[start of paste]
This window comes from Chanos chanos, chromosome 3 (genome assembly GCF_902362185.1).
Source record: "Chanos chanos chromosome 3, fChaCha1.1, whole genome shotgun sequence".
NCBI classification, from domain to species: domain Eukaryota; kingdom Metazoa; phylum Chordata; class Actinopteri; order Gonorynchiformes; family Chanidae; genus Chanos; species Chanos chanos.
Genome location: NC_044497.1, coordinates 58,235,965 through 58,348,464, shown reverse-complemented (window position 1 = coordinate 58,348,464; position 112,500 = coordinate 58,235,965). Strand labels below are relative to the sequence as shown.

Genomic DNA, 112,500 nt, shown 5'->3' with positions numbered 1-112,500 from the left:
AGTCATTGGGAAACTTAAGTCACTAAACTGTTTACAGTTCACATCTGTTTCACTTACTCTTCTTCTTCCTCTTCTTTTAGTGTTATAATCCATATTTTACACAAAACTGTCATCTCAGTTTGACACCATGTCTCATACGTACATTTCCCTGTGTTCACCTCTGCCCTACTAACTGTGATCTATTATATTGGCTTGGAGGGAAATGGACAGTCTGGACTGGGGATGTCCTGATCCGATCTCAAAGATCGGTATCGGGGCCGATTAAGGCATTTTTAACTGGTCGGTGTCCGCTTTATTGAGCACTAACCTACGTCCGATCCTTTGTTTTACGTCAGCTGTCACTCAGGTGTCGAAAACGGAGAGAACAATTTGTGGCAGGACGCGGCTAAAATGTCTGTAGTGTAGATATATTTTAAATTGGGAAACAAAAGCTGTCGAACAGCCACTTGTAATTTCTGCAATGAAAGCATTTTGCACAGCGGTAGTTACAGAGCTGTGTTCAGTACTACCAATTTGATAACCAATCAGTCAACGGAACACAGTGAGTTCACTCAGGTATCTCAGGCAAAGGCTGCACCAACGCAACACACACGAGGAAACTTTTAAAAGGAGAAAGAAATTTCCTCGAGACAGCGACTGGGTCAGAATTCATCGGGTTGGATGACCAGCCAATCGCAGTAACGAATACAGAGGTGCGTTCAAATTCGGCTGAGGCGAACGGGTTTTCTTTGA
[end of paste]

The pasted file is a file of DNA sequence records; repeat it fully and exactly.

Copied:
This window comes from Chanos chanos, chromosome 3 (genome assembly GCF_902362185.1).
Source record: "Chanos chanos chromosome 3, fChaCha1.1, whole genome shotgun sequence".
NCBI classification, from domain to species: domain Eukaryota; kingdom Metazoa; phylum Chordata; class Actinopteri; order Gonorynchiformes; family Chanidae; genus Chanos; species Chanos chanos.
Genome location: NC_044497.1, coordinates 58,235,965 through 58,348,464, shown reverse-complemented (window position 1 = coordinate 58,348,464; position 112,500 = coordinate 58,235,965). Strand labels below are relative to the sequence as shown.

Genomic DNA, 112,500 nt, shown 5'->3' with positions numbered 1-112,500 from the left:
AGTCATTGGGAAACTTAAGTCACTAAACTGTTTACAGTTCACATCTGTTTCACTTACTCTTCTTCTTCCTCTTCTTTTAGTGTTATAATCCATATTTTACACAAAACTGTCATCTCAGTTTGACACCATGTCTCATACGTACATTTCCCTGTGTTCACCTCTGCCCTACTAACTGTGATCTATTATATTGGCTTGGAGGGAAATGGACAGTCTGGACTGGGGATGTCCTGATCCGATCTCAAAGATCGGTATCGGGGCCGATTAAGGCATTTTTAACTGGTCGGTGTCCGCTTTATTGAGCACTAACCTACGTCCGATCCTTTGTTTTACGTCAGCTGTCACTCAGGTGTCGAAAACGGAGAGAACAATTTGTGGCAGGACGCGGCTAAAATGTCTGTAGTGTAGATATATTTTAAATTGGGAAACAAAAGCTGTCGAACAGCCACTTGTAATTTCTGCAATGAAAGCATTTTGCACAGCGGTAGTTACAGAGCTGTGTTCAGTACTACCAATTTGATAACCAATCAGTCAACGGAACACAGTGAGTTCACTCAGGTATCTCAGGCAAAGGCTGCACCAACGCAACACACACGAGGAAACTTTTAAAAGGAGAAAGAAATTTCCTCGAGACAGCGACTGGGTCAGAATTCATCGGGTTGGATGACCAGCCAATCGCAGTAACGAATACAGAGGTGCGTTCAAATTCGGCTGAGGCGAACGGGTTTTCTTTGA